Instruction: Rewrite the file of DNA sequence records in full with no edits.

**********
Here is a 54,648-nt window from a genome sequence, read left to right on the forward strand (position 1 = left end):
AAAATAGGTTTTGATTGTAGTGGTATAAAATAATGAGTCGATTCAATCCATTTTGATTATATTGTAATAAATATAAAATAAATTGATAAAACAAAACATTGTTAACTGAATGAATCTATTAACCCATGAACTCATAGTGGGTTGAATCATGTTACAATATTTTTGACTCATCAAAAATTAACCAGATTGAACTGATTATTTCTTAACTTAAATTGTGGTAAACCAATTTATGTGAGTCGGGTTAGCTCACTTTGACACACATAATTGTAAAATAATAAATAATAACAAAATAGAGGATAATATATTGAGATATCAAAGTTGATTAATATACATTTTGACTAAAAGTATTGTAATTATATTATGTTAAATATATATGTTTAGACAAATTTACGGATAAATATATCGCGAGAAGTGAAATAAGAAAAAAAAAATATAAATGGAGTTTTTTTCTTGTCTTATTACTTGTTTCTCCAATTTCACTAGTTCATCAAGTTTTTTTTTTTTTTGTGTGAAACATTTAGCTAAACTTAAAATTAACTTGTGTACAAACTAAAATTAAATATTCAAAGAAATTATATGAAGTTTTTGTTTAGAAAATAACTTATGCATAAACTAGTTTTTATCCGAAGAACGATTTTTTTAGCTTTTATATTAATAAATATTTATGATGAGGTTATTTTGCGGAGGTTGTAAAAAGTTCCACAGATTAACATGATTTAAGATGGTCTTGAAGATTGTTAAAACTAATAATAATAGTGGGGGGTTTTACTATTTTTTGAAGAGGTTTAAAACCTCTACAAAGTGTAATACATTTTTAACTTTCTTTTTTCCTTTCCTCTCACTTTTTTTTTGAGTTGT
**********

Here is a 54,648-nt window from a genome sequence, read left to right on the forward strand (position 1 = left end):
AAAATAGGTTTTGATTGTAGTGGTATAAAATAATGAGTCGATTCAATCCATTTTGATTATATTGTAATAAATATAAAATAAATTGATAAAACAAAACATTGTTAACTGAATGAATCTATTAACCCATGAACTCATAGTGGGTTGAATCATGTTACAATATTTTTGACTCATCAAAAATTAACCAGATTGAACTGATTATTTCTTAACTTAAATTGTGGTAAACCAATTTATGTGAGTCGGGTTAGCTCACTTTGACACACATAATTGTAAAATAATAAATAATAACAAAATAGAGGATAATATATTGAGATATCAAAGTTGATTAATATACATTTTGACTAAAAGTATTGTAATTATATTATGTTAAATATATATGTTTAGACAAATTTACGGATAAATATATCGCGAGAAGTGAAATAAGAAAAAAAAAATATAAATGGAGTTTTTTTCTTGTCTTATTACTTGTTTCTCCAATTTCACTAGTTCATCAAGTTTTTTTTTTTTTTGTGTGAAACATTTAGCTAAACTTAAAATTAACTTGTGTACAAACTAAAATTAAATATTCAAAGAAATTATATGAAGTTTTTGTTTAGAAAATAACTTATGCATAAACTAGTTTTTATCCGAAGAACGATTTTTTTAGCTTTTATATTAATAAATATTTATGATGAGGTTATTTTGCGGAGGTTGTAAAAAGTTCCACAGATTAACATGATTTAAGATGGTCTTGAAGATTGTTAAAACTAATAATAATAGTGGGGGGTTTTACTATTTTTTGAAGAGGTTTAAAACCTCTACAAAGTGTAATACATTTTTAACTTTCTTTTTTCCTTTCCTCTCACTTTTTTTTTGAGTTGT